In 2011, four sketch comedians took their YouTube channel to Comedy Central with Workaholics, a show about three (sometimes four) ridiculously absurd telemarketing slackers. The writers, creators, and stars Blake Anderson, Anders Holm, Adam DeVine, and Kyle Newacheck have somehow pushed every bizarre topic possible, from Wizard Rap to making their own jerky. At San Diego Comic-Con 2012, we took a moment to sit down with the team to find out how they come up with their catch phrases, which of them is the best (and worst) actor, and if their wizard dreams will ever come true.
Kyle Newacheck and Blake Anderson
Kyle Newacheck: Everybody turn your phones on silent. If I hear a cell phone go off I'm going to be angry. Just kidding.
Q: What if it's the Workaholics theme? Or what if the ringtone is the Wizard Rap? Is that all right?
KN: That's fine. That would make me, actually, very stoked.
Q: Who wrote the Wizard Rap?
KN: We all did.
Blake Anderson: We all wrote our own raps. Kyle was on the beat.
KN: I did all the beats.
Q: When it comes to your work, do you do a lot of improv on set or is it all written?
KN: With the album it was all written, you know. That isn’t really free-styled.
BA: With the show we have a pretty tight script and then we take a couple takes, and then Kyle lets us play around a little bit.
BA: He's a great director.
KN: It's way more fun.
BA: Probably the best director in Hollywood.
KN: Oh, thank you, Blake. Thank you.
BA: Besides maybe…
KN: Darren Aronofsky?
BA: Paul Thomas Anderson.
KN: Yeah, PTA.
KN: But yeah… we go in with a script. And because we write the stuff and perform it, we write it how we speak. But then on the day we'll find funnier things. And then we just keep going. We just keep going and finding funny, funny, funny, until the time's up and we gotta move on to the next scene, you know?
BA: Heck yeah.
Q: Kyle, was the fact that you're more of the “fourth guy,” the drug dealer that just occasionally comes in - is that more a product of your own personality and the character you wanted to play or the fact that you wanted to direct and couldn't be in front of camera all the time?
KN: Well, it’s kind of both. I mean, really…
BA: Kyle sucks.
KN: …I'm a bad actor, so that's number one. Blake will be the first to say that I'm the best director in Hollywood but the worst actor in Hollywood, and that makes sense to me because I never wanted to act.
BA: We know.
Q: I felt some real emotion in the episode where the guys leave you for the new drug dealer.
BA: Yeah. He did okay in that one.
KN: Well, thank you, Blake. Wow, wow!
BA: I'll give him that episode.
KN: Listen to that.
BA: But the rest are doo-doo.
KN: Just wait. I'm working on it.
BA: Yeah. We put him in classes. He'll be taking acting classes.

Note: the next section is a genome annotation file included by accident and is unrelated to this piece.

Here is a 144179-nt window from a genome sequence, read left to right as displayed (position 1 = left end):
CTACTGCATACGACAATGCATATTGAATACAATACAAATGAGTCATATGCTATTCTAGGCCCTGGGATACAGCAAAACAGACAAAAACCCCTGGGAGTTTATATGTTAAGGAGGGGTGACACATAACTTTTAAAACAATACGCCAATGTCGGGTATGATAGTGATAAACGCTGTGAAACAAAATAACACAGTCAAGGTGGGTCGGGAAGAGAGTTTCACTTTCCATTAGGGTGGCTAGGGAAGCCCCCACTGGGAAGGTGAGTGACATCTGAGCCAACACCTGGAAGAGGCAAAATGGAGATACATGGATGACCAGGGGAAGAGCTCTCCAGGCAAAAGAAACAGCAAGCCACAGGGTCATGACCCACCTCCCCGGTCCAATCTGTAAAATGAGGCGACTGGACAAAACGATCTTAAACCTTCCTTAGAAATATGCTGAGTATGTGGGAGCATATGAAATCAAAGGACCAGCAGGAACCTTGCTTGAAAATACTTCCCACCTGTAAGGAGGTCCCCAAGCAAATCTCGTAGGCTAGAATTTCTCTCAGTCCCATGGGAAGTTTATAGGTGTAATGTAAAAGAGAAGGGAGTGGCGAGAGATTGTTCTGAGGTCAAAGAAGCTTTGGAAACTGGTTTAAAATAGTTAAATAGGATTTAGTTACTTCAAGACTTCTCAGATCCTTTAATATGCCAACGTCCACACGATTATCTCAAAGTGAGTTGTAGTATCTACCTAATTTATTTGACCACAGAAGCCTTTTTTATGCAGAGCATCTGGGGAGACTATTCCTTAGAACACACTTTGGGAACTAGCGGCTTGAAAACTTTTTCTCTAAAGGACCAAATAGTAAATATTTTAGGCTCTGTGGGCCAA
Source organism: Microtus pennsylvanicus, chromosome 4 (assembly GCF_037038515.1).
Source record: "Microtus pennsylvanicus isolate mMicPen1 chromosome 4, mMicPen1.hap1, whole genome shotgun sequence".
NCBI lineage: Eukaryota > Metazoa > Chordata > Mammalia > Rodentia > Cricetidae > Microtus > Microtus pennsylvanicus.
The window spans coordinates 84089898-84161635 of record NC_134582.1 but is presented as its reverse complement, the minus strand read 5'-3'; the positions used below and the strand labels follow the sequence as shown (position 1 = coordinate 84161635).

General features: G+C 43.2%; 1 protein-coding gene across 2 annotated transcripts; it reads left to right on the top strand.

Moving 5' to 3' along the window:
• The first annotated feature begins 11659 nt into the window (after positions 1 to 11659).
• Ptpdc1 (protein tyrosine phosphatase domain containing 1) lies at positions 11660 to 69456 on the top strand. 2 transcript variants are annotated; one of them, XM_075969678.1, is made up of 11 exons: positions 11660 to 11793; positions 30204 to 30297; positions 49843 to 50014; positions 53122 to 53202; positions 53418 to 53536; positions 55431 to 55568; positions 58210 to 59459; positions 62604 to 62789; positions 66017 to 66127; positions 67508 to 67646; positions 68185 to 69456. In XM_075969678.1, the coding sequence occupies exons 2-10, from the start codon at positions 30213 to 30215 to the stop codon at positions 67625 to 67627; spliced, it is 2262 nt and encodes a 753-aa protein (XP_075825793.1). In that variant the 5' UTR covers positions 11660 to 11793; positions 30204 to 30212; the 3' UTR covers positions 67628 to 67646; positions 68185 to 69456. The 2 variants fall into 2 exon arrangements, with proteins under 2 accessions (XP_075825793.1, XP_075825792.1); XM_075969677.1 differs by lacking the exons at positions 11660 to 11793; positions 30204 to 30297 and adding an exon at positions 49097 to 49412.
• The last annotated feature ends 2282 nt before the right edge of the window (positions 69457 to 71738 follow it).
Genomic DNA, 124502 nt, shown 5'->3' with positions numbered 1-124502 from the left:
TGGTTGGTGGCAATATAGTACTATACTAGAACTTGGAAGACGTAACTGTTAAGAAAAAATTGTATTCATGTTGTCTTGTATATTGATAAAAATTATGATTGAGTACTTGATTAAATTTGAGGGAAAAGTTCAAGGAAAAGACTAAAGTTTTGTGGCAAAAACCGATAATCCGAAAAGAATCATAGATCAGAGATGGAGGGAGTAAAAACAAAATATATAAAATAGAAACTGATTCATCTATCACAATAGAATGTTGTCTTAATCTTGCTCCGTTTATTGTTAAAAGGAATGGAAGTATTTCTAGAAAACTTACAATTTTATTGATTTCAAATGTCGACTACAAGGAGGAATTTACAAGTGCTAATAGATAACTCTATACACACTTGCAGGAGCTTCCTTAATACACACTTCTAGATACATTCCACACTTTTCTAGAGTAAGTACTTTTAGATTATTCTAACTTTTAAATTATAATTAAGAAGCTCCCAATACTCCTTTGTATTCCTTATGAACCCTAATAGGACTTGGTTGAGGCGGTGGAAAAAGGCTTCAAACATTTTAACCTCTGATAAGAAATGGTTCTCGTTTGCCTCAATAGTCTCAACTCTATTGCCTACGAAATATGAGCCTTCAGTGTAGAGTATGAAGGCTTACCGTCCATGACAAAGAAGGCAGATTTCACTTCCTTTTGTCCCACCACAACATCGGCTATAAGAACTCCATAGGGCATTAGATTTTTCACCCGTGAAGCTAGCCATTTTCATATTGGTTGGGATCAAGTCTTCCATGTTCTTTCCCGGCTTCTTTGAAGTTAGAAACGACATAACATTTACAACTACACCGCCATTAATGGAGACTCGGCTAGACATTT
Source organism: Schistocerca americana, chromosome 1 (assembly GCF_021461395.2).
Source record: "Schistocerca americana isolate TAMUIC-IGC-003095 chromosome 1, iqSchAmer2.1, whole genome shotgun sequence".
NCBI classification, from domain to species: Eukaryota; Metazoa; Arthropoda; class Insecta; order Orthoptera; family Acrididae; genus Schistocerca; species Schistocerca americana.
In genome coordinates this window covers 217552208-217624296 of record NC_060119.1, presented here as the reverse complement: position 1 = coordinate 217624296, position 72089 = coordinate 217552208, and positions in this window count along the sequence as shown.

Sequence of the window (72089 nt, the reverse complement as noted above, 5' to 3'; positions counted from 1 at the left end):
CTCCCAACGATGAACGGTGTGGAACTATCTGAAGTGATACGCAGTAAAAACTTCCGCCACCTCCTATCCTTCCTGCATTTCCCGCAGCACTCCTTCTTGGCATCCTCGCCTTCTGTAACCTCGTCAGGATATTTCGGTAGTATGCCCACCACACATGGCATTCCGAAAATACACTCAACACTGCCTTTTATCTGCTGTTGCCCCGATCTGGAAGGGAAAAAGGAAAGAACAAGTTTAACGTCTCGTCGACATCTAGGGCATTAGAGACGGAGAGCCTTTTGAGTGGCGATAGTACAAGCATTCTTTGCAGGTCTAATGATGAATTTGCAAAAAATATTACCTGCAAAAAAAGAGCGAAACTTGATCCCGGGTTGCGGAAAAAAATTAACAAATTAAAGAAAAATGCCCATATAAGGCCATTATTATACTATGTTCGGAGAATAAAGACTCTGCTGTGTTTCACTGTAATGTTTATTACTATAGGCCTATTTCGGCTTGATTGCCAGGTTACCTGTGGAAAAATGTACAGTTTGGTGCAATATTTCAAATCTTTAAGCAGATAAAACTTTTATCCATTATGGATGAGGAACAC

KN: Yeah. So that'll be good. But I direct first and really, it was at first a web series and I played the drug dealer at the door. And then we did a pilot, so I said “Well, I guess I'll play Carl again.” And then we got picked up. And it was like “Well, I guess I'm gonna do this.”
BA: It's the way it happens.
KN: Yeah. But, a lot of times when I'm on screen we get another director in there, which is helpful.
Q: When you heard you were coming back for another season, did you already have episode ideas prepared?
BA: Well, we do most of our shows episode-to-episode. We come from an internet sketch background so I think we're kind of like, you do a funny episode and whatever is funny, that is what we want to do. We haven't really dipped into, besides maybe a little bit here and there, who the characters are. Yeah, we do some development for sure. But, for the most part it's just basically like…
KN: It is one-offs.
BA: Yeah. We like people to be able to tune in and not be lost, you know?
BA: So you can watch an episode and you can laugh and you can say “I like that show. “ And you don’t ask, “What did that joke mean?” “Who's Alice?” You just watch.
KN: And then also having the running jokes. Like the “tight buttholes,” where the first time you hear it, that's awesome. And then you go back and watch other episodes and you're like, oh my God, these dudes have been saying tight butthole...
BA: ...way too much.
Q: Are you moving more away from the office environment-based plot lines? The first season focused mainly on scenes in the office, but the new episodes seem to have your characters branching out.
KN: I think it's just all about the story that we want to tell, you know? Sometimes we have a good story that we wanna tell inside the office. But the more adventurous stories seem to always take place outside of the office. And I know I’m a fan of those adventures.
BA: And also, speaking from our internet background, we've always had big imaginations. Sometimes it’s cool to have those office walls and see what you can do within the office. But then, a lot of times when we're thinking up episodes we realize some stories are just beyond that.